22 May 1915

Today Kittie moved from Foxwold, the Pyms’ home in the Weald of Kent, to Emmetts, about a mile away. We know this from the fact that the Visitors Book at Foxwold was maintained meticulously. Emmetts was the home of Violet Pym’s parents, Catherine and Frederic Lubbock, and Catherine was the half-sister of Kittie’s first husband, Archie Ripley. The Visitors Book for Emmetts in the early twentieth century appears to be lost, but we can work out when Kittie was there from the redirected addresses written on George’s envelopes by Elizabeth Ellis, their housemaid in Hampstead.

Today, a Saturday, Kittie received George’s letter of 16 May (see my post of that date) and George wrote to her from the troopship R.M.S. Orsova:

My dearest Mrs P., here we are in the great big harbour of Alexandria, out in the midst, among shoals of ships, with coal barges, launches, sailing boats alongside, full of brown fellahs and big strong Africans, all shouting and blowing steam whistles with all their might to make as jolly a row as they can and a windlass hanking away and nurses and officers and tommies all peering over the sides and chatting idly in a tropical air. We’ve been here 24 hours without exact news. But at the moment it appears likely that we shall dump the nurses, doctors and chaplains here ashore and sail on in this ship to the Dardanelles. Still quite obscure what unit we are to join when we get there. Very likely territorial, very likely something better; can’t tell.


The officers widowed by the landing of 40 sisters at Malta are cheerful again. A captain is engaged to be married to a nurse. Almost in the Bay of Biscay — quite an old story.

Well, so we’re up against it again; but I expect I’ll be kept in reserve at first and only come in for the sack of Constantinople when the Italians have cleared the way. So on thro Bulgaria and Servia or whatever comes next, and meet Fred in Berlin coming from the opposite side.


I was a triple widower myself at Malta, losing three little sisters from the London Hospital who always walked and talked and sat together.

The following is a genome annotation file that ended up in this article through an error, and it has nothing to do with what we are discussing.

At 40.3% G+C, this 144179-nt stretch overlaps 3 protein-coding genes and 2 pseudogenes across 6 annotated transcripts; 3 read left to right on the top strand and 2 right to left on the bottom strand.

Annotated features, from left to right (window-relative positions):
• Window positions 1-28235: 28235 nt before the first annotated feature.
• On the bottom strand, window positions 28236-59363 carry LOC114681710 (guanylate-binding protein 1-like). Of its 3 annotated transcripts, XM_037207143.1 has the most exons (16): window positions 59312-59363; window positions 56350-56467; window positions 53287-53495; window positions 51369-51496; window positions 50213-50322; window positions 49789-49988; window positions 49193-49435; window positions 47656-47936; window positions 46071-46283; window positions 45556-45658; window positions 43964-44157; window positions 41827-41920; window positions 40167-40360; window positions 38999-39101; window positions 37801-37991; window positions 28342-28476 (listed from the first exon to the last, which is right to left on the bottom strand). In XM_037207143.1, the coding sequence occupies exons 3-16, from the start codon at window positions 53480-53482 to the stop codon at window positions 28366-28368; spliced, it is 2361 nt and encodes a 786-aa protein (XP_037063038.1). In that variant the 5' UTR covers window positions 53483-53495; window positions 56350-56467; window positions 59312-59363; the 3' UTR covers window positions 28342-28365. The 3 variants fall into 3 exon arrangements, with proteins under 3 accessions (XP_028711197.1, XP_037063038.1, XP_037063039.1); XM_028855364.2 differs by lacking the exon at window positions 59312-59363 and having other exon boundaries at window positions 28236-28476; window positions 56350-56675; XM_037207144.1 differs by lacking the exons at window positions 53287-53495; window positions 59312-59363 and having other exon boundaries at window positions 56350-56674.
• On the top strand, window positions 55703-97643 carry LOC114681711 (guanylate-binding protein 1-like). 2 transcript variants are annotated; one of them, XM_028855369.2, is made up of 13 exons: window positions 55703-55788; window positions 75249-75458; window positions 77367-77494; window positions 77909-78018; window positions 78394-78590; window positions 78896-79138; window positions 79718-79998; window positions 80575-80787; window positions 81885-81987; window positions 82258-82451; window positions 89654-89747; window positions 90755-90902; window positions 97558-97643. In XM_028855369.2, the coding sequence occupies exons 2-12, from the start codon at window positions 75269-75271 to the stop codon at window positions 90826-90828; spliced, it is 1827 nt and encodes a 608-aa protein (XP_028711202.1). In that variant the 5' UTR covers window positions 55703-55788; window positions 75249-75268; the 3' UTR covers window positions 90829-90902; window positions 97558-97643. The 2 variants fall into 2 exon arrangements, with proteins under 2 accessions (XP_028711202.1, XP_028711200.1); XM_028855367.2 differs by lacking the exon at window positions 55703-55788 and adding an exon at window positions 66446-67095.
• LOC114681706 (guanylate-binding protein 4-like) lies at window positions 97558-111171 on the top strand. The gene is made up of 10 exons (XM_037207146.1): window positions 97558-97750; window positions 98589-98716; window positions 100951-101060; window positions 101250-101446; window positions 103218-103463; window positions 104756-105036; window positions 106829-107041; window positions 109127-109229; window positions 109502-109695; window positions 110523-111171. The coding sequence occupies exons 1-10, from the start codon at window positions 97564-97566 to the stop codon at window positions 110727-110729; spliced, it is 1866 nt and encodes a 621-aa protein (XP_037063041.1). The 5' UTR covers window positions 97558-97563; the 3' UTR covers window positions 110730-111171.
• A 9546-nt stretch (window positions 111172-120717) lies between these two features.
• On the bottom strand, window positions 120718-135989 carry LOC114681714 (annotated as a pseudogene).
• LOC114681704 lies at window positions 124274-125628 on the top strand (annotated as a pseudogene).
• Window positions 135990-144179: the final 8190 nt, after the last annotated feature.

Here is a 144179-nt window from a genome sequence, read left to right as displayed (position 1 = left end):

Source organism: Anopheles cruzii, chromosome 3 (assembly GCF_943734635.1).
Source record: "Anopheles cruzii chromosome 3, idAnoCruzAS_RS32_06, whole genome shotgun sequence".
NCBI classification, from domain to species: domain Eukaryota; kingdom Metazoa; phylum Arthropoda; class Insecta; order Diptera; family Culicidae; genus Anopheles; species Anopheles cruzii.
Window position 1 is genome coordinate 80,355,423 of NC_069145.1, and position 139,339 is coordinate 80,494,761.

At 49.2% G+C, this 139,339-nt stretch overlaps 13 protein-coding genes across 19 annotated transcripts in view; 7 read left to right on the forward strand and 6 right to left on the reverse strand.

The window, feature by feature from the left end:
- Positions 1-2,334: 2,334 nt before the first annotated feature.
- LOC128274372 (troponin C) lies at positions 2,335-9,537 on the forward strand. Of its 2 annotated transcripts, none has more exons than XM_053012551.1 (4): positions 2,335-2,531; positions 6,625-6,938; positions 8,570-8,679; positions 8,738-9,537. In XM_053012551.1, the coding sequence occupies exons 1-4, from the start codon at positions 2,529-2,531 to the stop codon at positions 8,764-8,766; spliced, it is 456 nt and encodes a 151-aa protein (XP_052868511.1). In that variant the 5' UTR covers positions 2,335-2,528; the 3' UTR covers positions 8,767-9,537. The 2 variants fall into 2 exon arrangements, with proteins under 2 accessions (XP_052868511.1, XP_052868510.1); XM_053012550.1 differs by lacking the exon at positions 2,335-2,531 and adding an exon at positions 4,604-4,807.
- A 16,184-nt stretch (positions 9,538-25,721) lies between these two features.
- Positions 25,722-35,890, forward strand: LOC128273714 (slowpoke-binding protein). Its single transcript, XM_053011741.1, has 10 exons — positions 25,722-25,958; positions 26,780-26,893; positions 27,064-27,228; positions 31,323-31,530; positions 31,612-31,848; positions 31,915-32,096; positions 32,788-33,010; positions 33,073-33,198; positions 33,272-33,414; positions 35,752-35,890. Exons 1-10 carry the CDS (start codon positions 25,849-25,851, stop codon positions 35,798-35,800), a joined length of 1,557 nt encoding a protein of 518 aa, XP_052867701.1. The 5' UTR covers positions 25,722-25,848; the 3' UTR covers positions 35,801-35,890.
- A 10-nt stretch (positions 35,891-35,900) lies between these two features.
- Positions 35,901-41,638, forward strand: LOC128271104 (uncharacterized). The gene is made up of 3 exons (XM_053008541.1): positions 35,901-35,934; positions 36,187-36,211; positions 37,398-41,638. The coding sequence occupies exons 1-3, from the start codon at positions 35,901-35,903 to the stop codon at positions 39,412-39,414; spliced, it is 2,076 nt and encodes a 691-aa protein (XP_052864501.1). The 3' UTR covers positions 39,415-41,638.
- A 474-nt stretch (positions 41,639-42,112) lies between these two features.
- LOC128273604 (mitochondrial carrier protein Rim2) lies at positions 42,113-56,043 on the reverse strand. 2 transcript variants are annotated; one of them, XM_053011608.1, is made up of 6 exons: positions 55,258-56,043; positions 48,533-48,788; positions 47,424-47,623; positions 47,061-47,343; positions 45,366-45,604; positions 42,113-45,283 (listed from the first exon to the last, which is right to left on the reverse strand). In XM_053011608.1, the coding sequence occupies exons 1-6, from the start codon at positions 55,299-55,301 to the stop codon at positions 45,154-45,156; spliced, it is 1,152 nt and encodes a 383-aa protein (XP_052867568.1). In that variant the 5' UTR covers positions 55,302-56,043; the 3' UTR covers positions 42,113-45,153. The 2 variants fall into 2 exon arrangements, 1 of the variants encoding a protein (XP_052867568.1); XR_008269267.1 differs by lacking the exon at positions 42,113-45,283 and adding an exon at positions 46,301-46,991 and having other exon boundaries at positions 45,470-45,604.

I’m challenged by a very nice man to chess. I know him very well; I don’t know his name. I hardly know anybody’s name.

Your very tender P.

George’s recent reading of Tolstoy (see post of 16 May) seems to have influenced the syntax of the first sentence above; it is not at all characteristic of him. What he says to Kittie about his destination is deeply ambivalent. He wants to reassure her that he will not be in danger, hence referring to being attached to a Territorial battalion and being kept ‘in reserve’, but he also cannot hide that he hopes his fighting role will be ‘something better’.

Similarly, his fantasy of sacking Constantinople and then moving up through Bulgaria and Serbia and on to Berlin may be just that, and intended humorously, but the ultimate objective of the Dardanelles campaign was to occupy Constantinople, and George could speak Bulgarian, Serbian and German. His youngest brother, Fred (see my post of 1 November 2014), was now on the Western Front. He was killed at Ypres on 3 April 1916.

On the Orsova George had drawn portraits of various nurses, including presumably the ‘three sisters’, and given them to the sitters.

Next entry: 23 May 1915


About Patrick Miles

I am a writer who specialises in Anton Chekhov and is writing a biography of George Calderon.
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